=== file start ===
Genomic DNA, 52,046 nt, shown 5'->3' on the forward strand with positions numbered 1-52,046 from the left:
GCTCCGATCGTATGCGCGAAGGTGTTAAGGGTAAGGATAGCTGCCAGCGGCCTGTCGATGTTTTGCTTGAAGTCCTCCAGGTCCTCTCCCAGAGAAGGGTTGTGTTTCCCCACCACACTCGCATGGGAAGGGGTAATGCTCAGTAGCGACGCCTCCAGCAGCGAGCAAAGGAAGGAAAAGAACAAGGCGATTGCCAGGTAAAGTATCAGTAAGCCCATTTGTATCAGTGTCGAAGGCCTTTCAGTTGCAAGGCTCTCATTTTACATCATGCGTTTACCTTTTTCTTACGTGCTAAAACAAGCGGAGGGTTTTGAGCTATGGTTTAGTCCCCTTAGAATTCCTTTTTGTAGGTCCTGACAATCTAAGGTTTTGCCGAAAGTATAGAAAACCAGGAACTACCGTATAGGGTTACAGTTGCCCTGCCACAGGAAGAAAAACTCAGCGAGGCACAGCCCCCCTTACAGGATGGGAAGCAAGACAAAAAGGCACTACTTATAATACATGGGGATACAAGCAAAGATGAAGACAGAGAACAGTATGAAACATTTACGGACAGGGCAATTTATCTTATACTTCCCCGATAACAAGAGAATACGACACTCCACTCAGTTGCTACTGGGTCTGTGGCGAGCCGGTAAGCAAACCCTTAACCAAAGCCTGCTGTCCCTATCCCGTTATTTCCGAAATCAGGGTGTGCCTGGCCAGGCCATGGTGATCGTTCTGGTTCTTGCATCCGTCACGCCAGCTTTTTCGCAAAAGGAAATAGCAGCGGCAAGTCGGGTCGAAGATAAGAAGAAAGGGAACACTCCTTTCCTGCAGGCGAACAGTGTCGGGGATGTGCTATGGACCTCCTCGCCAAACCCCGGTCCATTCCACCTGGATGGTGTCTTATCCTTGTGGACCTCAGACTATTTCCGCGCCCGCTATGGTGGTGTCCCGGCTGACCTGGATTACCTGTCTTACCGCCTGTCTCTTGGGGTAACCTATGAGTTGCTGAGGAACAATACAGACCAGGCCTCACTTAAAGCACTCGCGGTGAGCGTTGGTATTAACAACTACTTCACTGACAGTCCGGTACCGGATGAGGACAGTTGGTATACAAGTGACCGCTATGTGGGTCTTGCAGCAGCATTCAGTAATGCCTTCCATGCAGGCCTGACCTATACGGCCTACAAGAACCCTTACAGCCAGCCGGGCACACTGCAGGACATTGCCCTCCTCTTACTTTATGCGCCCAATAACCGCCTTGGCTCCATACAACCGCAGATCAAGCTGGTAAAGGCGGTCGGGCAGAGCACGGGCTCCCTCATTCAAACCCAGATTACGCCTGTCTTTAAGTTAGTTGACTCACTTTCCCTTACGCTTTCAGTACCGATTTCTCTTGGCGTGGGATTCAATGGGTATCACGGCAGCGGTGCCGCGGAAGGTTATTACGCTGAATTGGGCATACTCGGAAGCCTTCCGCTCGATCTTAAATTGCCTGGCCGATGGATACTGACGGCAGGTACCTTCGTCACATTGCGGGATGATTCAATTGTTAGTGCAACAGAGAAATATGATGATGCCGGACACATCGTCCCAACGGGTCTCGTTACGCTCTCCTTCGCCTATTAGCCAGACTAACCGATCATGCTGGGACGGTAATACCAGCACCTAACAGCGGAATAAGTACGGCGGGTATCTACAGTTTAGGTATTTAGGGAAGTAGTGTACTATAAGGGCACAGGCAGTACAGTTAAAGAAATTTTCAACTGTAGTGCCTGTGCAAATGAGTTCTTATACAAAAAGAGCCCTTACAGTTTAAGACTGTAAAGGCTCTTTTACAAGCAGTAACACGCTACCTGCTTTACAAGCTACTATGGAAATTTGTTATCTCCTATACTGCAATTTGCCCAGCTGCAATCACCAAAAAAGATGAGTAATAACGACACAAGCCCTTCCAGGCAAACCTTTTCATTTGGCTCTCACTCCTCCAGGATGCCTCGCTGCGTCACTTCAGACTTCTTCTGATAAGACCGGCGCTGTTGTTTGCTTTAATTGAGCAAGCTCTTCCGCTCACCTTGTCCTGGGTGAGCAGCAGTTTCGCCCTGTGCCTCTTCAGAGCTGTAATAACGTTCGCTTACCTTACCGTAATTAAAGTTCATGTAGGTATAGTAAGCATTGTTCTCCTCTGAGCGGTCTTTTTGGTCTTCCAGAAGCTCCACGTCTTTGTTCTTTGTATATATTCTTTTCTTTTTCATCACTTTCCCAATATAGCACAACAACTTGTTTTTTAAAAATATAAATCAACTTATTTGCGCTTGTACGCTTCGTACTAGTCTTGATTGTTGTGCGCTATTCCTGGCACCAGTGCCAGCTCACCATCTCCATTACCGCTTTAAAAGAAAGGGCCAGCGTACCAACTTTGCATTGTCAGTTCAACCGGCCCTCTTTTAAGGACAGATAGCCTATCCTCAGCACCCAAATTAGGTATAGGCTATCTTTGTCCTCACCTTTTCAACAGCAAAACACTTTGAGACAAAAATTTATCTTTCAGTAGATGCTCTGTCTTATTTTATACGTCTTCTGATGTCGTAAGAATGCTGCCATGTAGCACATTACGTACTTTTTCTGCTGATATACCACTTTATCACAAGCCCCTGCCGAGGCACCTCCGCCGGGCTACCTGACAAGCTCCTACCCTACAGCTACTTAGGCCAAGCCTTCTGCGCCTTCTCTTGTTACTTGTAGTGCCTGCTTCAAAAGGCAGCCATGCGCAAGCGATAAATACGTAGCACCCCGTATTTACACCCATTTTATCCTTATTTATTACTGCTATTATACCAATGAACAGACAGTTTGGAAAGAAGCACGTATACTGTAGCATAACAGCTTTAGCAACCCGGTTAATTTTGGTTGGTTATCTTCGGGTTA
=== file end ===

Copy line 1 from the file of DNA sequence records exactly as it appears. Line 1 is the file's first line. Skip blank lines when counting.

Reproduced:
Genomic DNA, 52,046 nt, shown 5'->3' on the forward strand with positions numbered 1-52,046 from the left: